The body produces specialized proteins called growth factors that are essential to the growth and repair of tissue. Nerve Growth Factor (NGF) prolongs the survival of neurons in both the central and peripheral nervous systems. As we age, our central nervous system experiences a decrease in the binding of NGF to neuron membranes. ALC has shown the ability to promote the maintenance of normal interactions between NGF and neuron membranes. 10 Given to aged rats, ALC demonstrated effectiveness in promoting normal levels of NGF, and it helped maintain utilization of the growth factor in the rats throughout the duration of the study. Maintaining ideal levels of NGF is essential for the health of cholinergic neurons (nerve cells stimulated by acetylcholine), as cholinergic neurons lose some functional capacity due to a lack of NGF. In aged rats, ALC is known to promote the health of cholinergic neurons.11 In sum, such results suggest that ALC positively influences the maintenance of healthy and normal NGF activity.1
Several animal studies have revealed that ALC contains many biochemical characteristics that help neurons face the aging process optimally.12, 13 ALC has been shown to raise levels of glutathione, a key antioxidant, in isolated mouse brain tissue.14 ALC also reduces blood levels of MDA (malondialdehyde), a free radical byproduct.15 Furthermore, ALC is a chelator of iron: it acts as a molecule that can naturally sequester iron in the body to prevent iron-mediated oxidative damage to cells.16 As a whole, data from in vitro and animal studies suggest that ALC is effective towards the maintenance of healthy brain neurons and normal neuronal energetic processes. This hypothesis is supported by human studies that demonstrate the potential of ALC to promote healthy brain function in elderly persons.17
1.Pettegrew, J.W., J. Levine, and R.J. McClure, Acetyl-L-carnitine physical-chemical, metabolic, and therapeutic properties: relevance for its mode of action in Alzheimer's disease and geriatric depression. Molecular Psychiatry, 2000. 5(6): p. 616-632.
2.Salvioli, G. and M. Neri, L-acetylcarnitine treatment of mental decline in the elderly. Drugs Exp Clin Res, 1994. 20(4): p. 169-76.
3.Tempesta, E., et al., L-acetylcarnitine in depressed elderly subjects. A cross-over study vs placebo. Drugs Exp Clin Res, 1987. 13(7): p. 417- 23.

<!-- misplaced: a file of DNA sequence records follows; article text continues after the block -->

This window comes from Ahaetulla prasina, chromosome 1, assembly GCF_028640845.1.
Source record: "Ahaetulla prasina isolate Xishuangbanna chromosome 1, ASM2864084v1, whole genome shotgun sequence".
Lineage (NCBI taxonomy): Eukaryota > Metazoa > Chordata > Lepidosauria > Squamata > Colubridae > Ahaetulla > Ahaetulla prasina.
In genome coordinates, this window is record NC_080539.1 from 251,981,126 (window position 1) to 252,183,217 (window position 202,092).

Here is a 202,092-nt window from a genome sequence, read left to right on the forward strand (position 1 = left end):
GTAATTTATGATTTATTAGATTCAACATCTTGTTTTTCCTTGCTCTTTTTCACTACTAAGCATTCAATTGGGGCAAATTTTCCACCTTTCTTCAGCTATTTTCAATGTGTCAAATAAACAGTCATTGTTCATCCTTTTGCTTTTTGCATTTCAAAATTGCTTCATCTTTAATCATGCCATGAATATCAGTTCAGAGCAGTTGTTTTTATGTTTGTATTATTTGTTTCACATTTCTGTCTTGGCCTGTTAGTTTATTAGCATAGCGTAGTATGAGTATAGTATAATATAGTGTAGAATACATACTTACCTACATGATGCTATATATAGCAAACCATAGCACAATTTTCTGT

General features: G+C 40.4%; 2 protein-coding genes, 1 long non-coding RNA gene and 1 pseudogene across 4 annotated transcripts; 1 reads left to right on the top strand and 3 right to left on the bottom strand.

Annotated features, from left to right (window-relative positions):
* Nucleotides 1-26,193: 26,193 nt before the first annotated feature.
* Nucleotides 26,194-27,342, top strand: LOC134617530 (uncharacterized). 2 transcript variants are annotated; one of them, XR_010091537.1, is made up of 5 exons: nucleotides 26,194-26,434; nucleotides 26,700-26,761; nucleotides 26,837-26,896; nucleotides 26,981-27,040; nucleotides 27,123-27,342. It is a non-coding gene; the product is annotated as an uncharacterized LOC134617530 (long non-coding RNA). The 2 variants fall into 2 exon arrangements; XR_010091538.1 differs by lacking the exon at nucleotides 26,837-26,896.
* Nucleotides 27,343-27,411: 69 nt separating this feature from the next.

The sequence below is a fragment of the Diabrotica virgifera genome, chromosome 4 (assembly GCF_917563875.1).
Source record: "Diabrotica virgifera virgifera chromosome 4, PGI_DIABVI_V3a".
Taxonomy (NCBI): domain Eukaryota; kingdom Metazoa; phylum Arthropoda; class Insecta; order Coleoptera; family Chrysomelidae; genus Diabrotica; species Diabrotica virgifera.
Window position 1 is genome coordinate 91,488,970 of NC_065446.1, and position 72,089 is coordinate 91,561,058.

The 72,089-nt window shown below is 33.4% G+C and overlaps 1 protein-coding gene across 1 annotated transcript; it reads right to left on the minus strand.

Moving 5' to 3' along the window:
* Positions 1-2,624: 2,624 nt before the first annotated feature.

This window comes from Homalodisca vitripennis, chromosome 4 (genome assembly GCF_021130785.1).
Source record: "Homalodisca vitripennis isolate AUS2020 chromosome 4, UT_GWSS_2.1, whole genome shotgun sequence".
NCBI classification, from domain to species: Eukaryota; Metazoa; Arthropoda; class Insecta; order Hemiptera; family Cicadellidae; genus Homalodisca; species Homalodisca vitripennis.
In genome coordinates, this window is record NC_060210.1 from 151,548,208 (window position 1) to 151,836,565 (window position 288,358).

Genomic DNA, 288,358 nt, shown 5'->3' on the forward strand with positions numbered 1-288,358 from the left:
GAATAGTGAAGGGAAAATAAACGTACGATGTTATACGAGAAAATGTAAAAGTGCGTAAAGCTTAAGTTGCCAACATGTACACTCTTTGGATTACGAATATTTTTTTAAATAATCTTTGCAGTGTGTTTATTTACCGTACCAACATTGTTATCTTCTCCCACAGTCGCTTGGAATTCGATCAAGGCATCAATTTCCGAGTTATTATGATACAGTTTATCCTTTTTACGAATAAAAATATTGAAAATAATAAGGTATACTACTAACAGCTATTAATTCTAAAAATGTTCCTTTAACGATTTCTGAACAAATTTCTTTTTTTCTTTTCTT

4.Falchetto, S., G. Kato, and L. Provini, The action of carnitines on cortical neurons. Can J Physiol Pharmacol, 1971. 49(1): p. 1-7.
5.Dolezal, V. and S. Tucek, Utilization of citrate, acetylcarnitine, acetate, pyruvate and glucose for the synthesis of acetylcholine in rat brain slices. J Neurochem, 1981. 36(4): p. 1323-30.
6.Passeri, M., et al., Mental impairment in aging: selection of patients, methods of evaluation and therapeutic possibilities of acetyl-L-carnitine. Int J Clin Pharmacol Res, 1988. 8(5): p. 367-76.
7.Rosca, M.G., H. Lemieux, and C.L. Hoppel, Mitochondria in the elderly: Is acetylcarnitine a rejuvenator? Adv Drug Deliv Rev, 2009. 61(14): p. 1332-42.
8.Pettegrew, J.W., et al., Clinical and neurochemical effects of acetyl- L-carnitine in Alzheimer's disease. Neurobiol Aging, 1995. 16(1): p. 1-4.
9.Arduini, A., et al., Effect of L-carnitine and acetyl-L-carnitine on the human erythrocyte membrane stability and deformability. Life Sci, 1990. 47(26): p. 2395-400.
10.Taglialatela, G., et al., Stimulation of nerve growth factor receptors in PC12 by acetyl-L-carnitine. Biochem Pharmacol, 1992. 44(3): p. 577- 85.
11.Taglialatela, G., et al., Acetyl-L-carnitine treatment increases nerve growth factor levels and choline acetyltransferase activity in the central nervous system of aged rats. Exp Gerontol, 1994. 29(1): p. 55-66.
12.Forloni, G., N. Angeretti, and S. Smiroldo, Neuroprotective activity of acetyl-L-carnitine: studies in vitro. J Neurosci Res, 1994. 37(1): p. 92-6.
13.Steffen, V., et al., Effect of intraventricular injection of 1-methyl-4- phenylpyridinium: protection by acetyl-L-carnitine. Hum Exp Toxicol, 1995. 14(11): p. 865-71.
14.Fariello, R.G., et al., Systemic acetyl-L-carnitine elevates nigral levels of glutathione and GABA. Life Sci, 1988. 43(3): p. 289-92.
15.Calvani, M., et al., Action of acetyl-L-carnitine in neurodegeneration and Alzheimer's disease. Ann N Y Acad Sci, 1992. 663: p. 483-6.
16.Calvani, M. and A. Carta, Clues to the mechanism of action of acetyl-L-carnitine in the central nervous system. Dementia, 1991. 2: p. 1-6.
17.Hathcock, J.N. and A. Shao, Risk assessment for carnitine. Regul Toxicol Pharmacol, 2006. 46(1): p. 23-8.